UN critics in the United States — many of whom are in the US Congress — have pointed to the mounting cases of misconduct by UN peacekeepers in their campaign to cut funding to UN blue helmets.

In the report to UN headquarters, the force commander said the Congolese contingent showed a “poor display of leadership and military discipline” and failed to maintain basic logistics.

He noted that the unit had only 18 vehicles that were serviceable and that 44 others were awaiting maintenance.

The assessment described the shoddy state of the Berberati camp, with no proper water supply, field toilets and little fencing to restrict access to the site by civilians.


Growing Threat From African Rebels After US Ends Pursuit, UN Says

June 17, 2017

KAMPALA, Uganda — The United Nations is warning of a growing threat from an African rebel group led by one of the world’s most wanted men after the United States and Uganda gave up their pursuit.

The report by the U.N. humanitarian agency says dozens of rebels with the Lord’s Resistance Army briefly kidnapped 61 civilians in northern Congo earlier this month.

The report also says the situation has “gravely deteriorated” in northern Congo’s Garamba National Park since the end of regional military efforts against the LRA.

The U.S. and Uganda earlier this year ended military efforts to eliminate the rebel group and capture leader Joseph Kony, who is wanted by the International Criminal Court for war crimes.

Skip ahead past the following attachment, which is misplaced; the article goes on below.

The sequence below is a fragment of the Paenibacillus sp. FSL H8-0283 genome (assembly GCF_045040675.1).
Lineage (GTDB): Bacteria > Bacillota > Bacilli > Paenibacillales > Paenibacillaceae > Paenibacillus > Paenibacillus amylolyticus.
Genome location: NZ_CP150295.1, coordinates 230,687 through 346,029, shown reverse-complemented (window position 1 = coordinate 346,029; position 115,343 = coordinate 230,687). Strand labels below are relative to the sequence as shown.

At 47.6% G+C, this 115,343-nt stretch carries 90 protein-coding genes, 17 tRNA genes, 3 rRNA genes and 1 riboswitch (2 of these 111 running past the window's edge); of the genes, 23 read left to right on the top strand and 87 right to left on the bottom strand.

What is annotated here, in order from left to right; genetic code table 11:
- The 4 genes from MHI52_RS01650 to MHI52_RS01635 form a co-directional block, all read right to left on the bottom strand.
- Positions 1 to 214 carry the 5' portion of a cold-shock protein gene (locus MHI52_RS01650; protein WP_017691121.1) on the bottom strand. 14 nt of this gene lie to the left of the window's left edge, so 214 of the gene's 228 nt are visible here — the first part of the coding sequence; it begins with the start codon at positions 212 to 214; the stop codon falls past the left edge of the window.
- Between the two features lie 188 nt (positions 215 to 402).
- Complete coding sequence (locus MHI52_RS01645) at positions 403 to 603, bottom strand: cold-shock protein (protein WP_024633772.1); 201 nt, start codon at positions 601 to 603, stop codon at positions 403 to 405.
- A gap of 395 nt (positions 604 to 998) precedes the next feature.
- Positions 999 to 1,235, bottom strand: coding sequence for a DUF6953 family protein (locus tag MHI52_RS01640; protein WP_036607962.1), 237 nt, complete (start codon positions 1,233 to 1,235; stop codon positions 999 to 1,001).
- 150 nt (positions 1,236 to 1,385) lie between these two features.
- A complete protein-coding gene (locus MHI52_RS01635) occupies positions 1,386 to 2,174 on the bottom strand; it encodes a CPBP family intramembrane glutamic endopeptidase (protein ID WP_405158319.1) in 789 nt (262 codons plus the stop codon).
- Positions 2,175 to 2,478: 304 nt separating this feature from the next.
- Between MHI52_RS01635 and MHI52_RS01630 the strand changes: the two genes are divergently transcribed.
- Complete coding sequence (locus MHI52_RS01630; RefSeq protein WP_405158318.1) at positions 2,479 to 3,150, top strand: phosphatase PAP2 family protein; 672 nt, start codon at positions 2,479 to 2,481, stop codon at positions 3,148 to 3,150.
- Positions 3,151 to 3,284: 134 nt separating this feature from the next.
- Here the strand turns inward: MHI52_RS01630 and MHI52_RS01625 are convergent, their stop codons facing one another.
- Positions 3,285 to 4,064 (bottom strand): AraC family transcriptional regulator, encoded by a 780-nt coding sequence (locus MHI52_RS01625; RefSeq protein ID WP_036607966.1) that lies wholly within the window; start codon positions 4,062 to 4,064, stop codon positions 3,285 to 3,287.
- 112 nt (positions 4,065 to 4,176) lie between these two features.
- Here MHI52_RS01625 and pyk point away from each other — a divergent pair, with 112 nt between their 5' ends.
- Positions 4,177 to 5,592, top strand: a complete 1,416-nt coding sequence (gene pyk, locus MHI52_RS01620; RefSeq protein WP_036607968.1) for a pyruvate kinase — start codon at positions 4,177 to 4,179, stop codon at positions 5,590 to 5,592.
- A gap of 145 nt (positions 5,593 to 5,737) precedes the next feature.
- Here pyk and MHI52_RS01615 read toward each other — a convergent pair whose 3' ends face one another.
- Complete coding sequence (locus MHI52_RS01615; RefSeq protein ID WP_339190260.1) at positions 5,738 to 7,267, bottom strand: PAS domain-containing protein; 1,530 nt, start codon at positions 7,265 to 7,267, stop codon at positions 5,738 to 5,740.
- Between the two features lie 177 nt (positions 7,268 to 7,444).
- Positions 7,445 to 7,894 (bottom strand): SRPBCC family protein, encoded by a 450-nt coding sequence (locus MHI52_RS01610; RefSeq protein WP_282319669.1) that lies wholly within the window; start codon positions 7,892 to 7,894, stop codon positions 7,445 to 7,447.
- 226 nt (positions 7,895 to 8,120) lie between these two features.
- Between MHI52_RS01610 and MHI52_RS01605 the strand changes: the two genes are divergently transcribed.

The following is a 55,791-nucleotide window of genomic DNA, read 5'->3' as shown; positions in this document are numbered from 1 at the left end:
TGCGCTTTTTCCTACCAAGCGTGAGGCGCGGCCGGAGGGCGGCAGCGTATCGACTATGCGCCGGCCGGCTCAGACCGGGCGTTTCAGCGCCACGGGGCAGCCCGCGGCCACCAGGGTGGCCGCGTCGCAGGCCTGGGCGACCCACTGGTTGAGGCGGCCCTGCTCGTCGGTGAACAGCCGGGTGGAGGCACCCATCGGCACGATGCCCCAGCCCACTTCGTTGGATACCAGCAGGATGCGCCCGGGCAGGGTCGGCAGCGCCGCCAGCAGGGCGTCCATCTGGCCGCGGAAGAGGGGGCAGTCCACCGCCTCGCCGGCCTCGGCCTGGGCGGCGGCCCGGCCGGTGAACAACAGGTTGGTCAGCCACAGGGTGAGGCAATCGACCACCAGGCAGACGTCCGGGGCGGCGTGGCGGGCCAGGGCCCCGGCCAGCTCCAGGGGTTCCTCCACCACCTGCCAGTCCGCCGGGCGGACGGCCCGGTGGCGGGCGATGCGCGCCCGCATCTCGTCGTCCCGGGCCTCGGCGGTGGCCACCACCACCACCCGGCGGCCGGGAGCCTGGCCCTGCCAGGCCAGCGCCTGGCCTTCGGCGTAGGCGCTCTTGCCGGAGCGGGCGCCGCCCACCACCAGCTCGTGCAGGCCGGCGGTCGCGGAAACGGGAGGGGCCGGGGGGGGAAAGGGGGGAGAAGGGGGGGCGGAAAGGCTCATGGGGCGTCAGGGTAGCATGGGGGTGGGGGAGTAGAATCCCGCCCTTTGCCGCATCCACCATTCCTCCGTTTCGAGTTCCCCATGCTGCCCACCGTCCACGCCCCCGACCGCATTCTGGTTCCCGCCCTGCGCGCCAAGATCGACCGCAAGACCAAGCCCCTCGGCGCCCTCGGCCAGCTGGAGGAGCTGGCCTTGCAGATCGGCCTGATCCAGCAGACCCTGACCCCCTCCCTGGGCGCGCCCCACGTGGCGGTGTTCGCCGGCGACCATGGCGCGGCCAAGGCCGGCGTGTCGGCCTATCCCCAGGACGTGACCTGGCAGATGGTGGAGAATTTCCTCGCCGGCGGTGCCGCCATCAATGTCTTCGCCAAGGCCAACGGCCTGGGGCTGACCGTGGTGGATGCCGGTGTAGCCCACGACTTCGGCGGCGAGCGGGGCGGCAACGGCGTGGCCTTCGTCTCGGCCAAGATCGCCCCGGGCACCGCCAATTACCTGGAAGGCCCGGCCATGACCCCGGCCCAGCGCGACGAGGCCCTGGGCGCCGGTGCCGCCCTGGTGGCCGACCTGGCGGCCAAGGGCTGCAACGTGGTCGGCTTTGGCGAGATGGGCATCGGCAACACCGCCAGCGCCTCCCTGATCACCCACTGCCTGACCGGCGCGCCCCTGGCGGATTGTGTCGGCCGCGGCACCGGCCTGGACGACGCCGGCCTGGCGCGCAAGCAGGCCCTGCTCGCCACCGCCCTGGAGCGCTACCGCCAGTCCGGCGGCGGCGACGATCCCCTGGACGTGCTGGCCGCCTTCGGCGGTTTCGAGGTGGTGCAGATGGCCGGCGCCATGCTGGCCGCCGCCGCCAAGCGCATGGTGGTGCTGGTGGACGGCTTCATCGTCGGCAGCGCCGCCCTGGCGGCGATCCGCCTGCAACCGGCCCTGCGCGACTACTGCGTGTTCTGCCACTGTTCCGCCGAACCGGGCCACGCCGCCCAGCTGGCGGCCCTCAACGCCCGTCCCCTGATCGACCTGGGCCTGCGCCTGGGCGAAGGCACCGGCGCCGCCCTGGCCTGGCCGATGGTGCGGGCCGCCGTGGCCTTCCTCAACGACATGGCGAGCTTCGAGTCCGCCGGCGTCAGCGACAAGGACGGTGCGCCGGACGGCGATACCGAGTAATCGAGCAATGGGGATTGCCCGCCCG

The U.S. and Uganda have said the LRA was shrunken and neutralized.

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Joseph Kony

Turkey FM heads to Doha as UN ‘alarmed’ by Gulf crisis

June 14, 2017


© AFP/File / by David Harding | Turkish Foreign Minister Mevlut Cavusoglu speaks at a news conference in Ankara, on June 5, 2017

DOHA (AFP) – The search for a diplomatic solution to the Gulf crisis intensified Wednesday as Turkey’s top diplomat headed to Qatar while the UN voiced fears over growing humanitarian concerns in the region.

Mevlut Cavusoglu, foreign minister of one of Qatar’s strongest allies, is expected to hold talks with Emir Sheikh Tamim bin Hamad al-Thani, on a mission which could also see him travel to regional powerbroker Saudi Arabia.

“Saudi Arabia has the potential and capability to solve this crisis as a wise state and big brother of the region and also as a major actor,” Turkey’s presidential spokesman Ibrahim Kalin said on Wednesday.

“We aim to involve all actors in this process.”

Riyadh is one of several countries which has imposed a political and economic “blockade” on Qatar, in protest at Doha’s support for Islamist extremist groups as well as over its ties to Shiite Iran.

The move has been backed by nations including Bahrain, the United Arab Emirates and Egypt and others.

Qatar strongly denies the charges and claims neighbouring countries are trying to interfere with its foreign policy.

Before heading to Doha, Cavusoglu said that “if the programme allows I will also visit Saudi Arabia”, in quotes reported by the Anadolu news agency.

“It is very useful to take into account the opinions and suggestions of Saudi Arabia.”